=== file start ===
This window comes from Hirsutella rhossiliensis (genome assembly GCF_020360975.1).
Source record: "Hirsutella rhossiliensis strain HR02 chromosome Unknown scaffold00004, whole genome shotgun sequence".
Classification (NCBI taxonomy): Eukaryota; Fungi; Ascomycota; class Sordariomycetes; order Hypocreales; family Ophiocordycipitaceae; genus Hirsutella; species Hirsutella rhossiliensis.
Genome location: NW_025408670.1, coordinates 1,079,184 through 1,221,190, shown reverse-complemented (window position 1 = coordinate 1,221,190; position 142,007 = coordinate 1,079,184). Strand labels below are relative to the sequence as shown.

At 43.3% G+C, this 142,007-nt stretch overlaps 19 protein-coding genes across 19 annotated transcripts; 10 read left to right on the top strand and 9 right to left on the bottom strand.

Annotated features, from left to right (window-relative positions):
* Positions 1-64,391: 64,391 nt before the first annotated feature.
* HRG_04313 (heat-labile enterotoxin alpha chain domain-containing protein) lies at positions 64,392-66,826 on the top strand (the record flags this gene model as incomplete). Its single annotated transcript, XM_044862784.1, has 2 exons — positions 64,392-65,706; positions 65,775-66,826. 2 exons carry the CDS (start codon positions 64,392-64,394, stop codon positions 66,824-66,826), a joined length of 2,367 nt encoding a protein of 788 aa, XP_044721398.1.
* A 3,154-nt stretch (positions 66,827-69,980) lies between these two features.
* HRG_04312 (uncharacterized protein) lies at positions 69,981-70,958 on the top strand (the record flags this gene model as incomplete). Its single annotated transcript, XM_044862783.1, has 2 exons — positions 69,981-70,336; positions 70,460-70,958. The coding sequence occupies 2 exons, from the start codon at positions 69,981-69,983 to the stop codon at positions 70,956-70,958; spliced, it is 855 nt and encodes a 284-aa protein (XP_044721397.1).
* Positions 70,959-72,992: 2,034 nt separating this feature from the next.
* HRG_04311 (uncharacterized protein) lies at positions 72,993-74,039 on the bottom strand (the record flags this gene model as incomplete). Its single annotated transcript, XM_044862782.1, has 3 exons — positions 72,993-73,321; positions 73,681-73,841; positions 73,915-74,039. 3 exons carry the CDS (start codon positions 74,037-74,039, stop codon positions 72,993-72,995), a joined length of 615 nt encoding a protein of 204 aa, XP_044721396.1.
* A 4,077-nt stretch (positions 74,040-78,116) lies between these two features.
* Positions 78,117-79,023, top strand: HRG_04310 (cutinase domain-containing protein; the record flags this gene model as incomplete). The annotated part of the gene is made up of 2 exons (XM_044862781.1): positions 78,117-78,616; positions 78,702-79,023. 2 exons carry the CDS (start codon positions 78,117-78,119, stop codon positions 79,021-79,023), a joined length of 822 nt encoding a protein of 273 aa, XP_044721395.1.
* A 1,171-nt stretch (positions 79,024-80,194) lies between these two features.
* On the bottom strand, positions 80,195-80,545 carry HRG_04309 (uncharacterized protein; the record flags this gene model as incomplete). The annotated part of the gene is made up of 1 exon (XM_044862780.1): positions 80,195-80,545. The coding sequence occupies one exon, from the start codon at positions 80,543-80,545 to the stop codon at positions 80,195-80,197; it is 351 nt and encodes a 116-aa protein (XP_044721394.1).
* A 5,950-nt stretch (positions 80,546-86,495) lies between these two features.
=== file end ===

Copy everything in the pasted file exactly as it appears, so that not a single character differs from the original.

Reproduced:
This window comes from Hirsutella rhossiliensis (genome assembly GCF_020360975.1).
Source record: "Hirsutella rhossiliensis strain HR02 chromosome Unknown scaffold00004, whole genome shotgun sequence".
Classification (NCBI taxonomy): Eukaryota; Fungi; Ascomycota; class Sordariomycetes; order Hypocreales; family Ophiocordycipitaceae; genus Hirsutella; species Hirsutella rhossiliensis.
Genome location: NW_025408670.1, coordinates 1,079,184 through 1,221,190, shown reverse-complemented (window position 1 = coordinate 1,221,190; position 142,007 = coordinate 1,079,184). Strand labels below are relative to the sequence as shown.

At 43.3% G+C, this 142,007-nt stretch overlaps 19 protein-coding genes across 19 annotated transcripts; 10 read left to right on the top strand and 9 right to left on the bottom strand.

Annotated features, from left to right (window-relative positions):
* Positions 1-64,391: 64,391 nt before the first annotated feature.
* HRG_04313 (heat-labile enterotoxin alpha chain domain-containing protein) lies at positions 64,392-66,826 on the top strand (the record flags this gene model as incomplete). Its single annotated transcript, XM_044862784.1, has 2 exons — positions 64,392-65,706; positions 65,775-66,826. 2 exons carry the CDS (start codon positions 64,392-64,394, stop codon positions 66,824-66,826), a joined length of 2,367 nt encoding a protein of 788 aa, XP_044721398.1.
* A 3,154-nt stretch (positions 66,827-69,980) lies between these two features.
* HRG_04312 (uncharacterized protein) lies at positions 69,981-70,958 on the top strand (the record flags this gene model as incomplete). Its single annotated transcript, XM_044862783.1, has 2 exons — positions 69,981-70,336; positions 70,460-70,958. The coding sequence occupies 2 exons, from the start codon at positions 69,981-69,983 to the stop codon at positions 70,956-70,958; spliced, it is 855 nt and encodes a 284-aa protein (XP_044721397.1).
* Positions 70,959-72,992: 2,034 nt separating this feature from the next.
* HRG_04311 (uncharacterized protein) lies at positions 72,993-74,039 on the bottom strand (the record flags this gene model as incomplete). Its single annotated transcript, XM_044862782.1, has 3 exons — positions 72,993-73,321; positions 73,681-73,841; positions 73,915-74,039. 3 exons carry the CDS (start codon positions 74,037-74,039, stop codon positions 72,993-72,995), a joined length of 615 nt encoding a protein of 204 aa, XP_044721396.1.
* A 4,077-nt stretch (positions 74,040-78,116) lies between these two features.
* Positions 78,117-79,023, top strand: HRG_04310 (cutinase domain-containing protein; the record flags this gene model as incomplete). The annotated part of the gene is made up of 2 exons (XM_044862781.1): positions 78,117-78,616; positions 78,702-79,023. 2 exons carry the CDS (start codon positions 78,117-78,119, stop codon positions 79,021-79,023), a joined length of 822 nt encoding a protein of 273 aa, XP_044721395.1.
* A 1,171-nt stretch (positions 79,024-80,194) lies between these two features.
* On the bottom strand, positions 80,195-80,545 carry HRG_04309 (uncharacterized protein; the record flags this gene model as incomplete). The annotated part of the gene is made up of 1 exon (XM_044862780.1): positions 80,195-80,545. The coding sequence occupies one exon, from the start codon at positions 80,543-80,545 to the stop codon at positions 80,195-80,197; it is 351 nt and encodes a 116-aa protein (XP_044721394.1).
* A 5,950-nt stretch (positions 80,546-86,495) lies between these two features.